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All that you need to know about ESIC scheme becoming optional
Finance Minister Shri Arun Jaitley proposed in his budget speech that the workers should be given the freedom to choose between the state-run ESIC (Employee State Insurance Corporation) scheme and a private health insurance policy which is approved by the IRDA (Insurance Regulatory and Development Authority).

The move is a fragment of the EPF & MP Amendment Bill 2016, which can be pushed in the upcoming winter session of the Parliament.

At present, workers having monthly wages up to Rs 21,000 are mandatorily covered under ESIC's health insurance scheme. The Labour Ministry will be sending a bill to amend the Employees' State Insurance Act 1948 to the Union Cabinet so that ESIC schemes' beneficiaries are allowed to opt for other health insurance policies available in the market.

This proposition will be beneficial for the over 2 crore workers employed in the formal sector but the trade unions are against it. Currently, all healthcare benefits including cash benefits in times of sickness, maternity, disability or death to workers or their families, are taken care of by the ESIC. The workers receive health security benefits without any higher limit on any condition on treatment or the expenses. To get such services, the workers have to contribute 1.75 per cent of their wages per month. The employers further add their 4.75 per cent share in the contribution.

The employers are opposing the proposition because they are worried about who will be paying their half in case an employee opts for a private health insurance scheme. They are of the opinion that making ESI scheme optional won't help in improving the quality of services provided by ESIC's own or empaneled hospitals.

There are over 30 hospitals, 36 to be precise, that are under ESIC along with 115 other hospitals under states that are helping ESIC in delivering medical services. A question always looms on their quality. Michael Dias, secretary, Delhi's Employers' Association says that there has been no improvement in the quality of healthcare services offered by ESIC since the last 63 years, making the passing of the bill, "the need of the hour".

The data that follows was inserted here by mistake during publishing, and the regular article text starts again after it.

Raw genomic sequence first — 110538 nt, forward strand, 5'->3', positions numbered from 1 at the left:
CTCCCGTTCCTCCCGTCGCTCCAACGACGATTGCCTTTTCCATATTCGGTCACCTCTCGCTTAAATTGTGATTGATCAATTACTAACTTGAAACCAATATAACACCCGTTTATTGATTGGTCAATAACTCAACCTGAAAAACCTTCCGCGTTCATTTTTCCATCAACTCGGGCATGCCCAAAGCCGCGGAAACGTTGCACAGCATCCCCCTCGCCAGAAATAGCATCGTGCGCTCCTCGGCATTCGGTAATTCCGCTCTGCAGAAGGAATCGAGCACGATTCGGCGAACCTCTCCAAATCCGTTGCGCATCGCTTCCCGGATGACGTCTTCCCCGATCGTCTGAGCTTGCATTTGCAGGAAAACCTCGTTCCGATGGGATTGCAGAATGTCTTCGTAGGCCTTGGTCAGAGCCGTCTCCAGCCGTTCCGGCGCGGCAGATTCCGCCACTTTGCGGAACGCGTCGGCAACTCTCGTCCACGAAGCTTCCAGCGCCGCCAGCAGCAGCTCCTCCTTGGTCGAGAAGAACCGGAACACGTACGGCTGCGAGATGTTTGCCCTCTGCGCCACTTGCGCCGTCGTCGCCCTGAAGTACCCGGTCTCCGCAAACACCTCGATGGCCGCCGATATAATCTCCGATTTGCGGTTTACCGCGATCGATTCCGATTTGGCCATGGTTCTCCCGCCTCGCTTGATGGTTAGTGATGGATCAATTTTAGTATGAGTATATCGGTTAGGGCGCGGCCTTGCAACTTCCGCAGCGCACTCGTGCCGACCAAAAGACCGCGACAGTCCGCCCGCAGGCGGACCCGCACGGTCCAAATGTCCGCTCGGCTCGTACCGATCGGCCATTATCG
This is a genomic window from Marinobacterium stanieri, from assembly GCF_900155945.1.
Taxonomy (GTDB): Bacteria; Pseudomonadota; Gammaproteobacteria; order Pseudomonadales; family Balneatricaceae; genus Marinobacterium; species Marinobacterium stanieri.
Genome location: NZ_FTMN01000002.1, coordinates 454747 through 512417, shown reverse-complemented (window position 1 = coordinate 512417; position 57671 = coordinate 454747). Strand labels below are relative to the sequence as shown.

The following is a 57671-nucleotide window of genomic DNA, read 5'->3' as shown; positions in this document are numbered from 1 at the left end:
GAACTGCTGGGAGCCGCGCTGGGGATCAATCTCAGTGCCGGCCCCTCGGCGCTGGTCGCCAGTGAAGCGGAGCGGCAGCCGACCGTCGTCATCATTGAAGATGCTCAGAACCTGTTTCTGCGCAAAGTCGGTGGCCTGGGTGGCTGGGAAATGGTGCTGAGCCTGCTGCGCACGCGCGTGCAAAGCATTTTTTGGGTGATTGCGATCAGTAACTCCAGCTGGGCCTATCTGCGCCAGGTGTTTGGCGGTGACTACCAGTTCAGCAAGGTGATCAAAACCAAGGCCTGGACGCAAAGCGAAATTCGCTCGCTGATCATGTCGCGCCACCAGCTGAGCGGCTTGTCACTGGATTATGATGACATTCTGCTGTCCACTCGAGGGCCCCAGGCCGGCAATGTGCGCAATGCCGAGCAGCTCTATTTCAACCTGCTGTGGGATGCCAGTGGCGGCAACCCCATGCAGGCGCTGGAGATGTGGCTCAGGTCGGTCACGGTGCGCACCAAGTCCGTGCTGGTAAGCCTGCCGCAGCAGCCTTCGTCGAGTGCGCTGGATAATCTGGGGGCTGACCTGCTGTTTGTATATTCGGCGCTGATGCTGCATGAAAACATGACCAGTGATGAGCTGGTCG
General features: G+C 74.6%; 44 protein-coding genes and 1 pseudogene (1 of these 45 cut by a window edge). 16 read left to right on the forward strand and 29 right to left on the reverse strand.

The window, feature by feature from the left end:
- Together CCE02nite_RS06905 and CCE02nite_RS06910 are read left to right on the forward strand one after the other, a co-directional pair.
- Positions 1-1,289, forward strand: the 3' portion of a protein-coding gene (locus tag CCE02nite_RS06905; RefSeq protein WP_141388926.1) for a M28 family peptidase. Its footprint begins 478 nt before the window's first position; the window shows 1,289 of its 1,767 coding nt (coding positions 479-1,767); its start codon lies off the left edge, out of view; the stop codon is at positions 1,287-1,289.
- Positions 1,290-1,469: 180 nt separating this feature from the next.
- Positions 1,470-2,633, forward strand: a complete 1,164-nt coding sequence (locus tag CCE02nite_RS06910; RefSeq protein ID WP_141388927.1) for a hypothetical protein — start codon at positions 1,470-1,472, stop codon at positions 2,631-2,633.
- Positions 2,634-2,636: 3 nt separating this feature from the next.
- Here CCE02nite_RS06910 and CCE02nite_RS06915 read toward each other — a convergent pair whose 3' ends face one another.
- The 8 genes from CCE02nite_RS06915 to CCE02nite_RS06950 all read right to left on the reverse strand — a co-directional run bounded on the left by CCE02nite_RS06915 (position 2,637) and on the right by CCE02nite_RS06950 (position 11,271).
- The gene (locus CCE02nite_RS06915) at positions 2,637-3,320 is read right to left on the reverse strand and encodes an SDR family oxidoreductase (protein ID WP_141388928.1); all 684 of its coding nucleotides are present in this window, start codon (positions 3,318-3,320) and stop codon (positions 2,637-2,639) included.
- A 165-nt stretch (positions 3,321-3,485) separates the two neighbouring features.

ESIC spokesperson says that since ESIC is an autonomous body working without any funds from the government, the latter doesn't have any right in amending the rules without the former's approval. The spokesperson also said that ESIC wishes only the best for the industrial workers who also happen to be its subscribers and those who would opt for private benefits would realise that the private health insurance products would have their shortcomings when they won't be able to receive free service on walking into an outpatient department (OPD).

The trade unions wish that the Labour Ministry ensures the availability of health insurance products that are as beneficial as the ESIC scheme. The unions had also asked that how would ESIC ensure providing coverage to all those employees whom it is currently covering and those who will be covered under other products after the bill is passed.

At the beginning, it was proposed that ESIC subscribers be given one-time option to switch. They had to submit documentary proof of coverage under ESI. Once they did that, their contributions will have stopped, increasing their in-hand salary. But the final draft doesn't mention any such limitations.

Hon'ble finance minister had also proposed the same amendments for EPFO (Employees' Provident Fund Organisation) subscribers. The union cabinet hasn't yet approved the bill saying that there are only a few products available that can be compared to the EPFO scheme as it provides PF, pension and group insurance, together.

The move to make ESI optional is third by the ministry aimed at liberalising social security schemes along with the other two. Let's just wait and watch.

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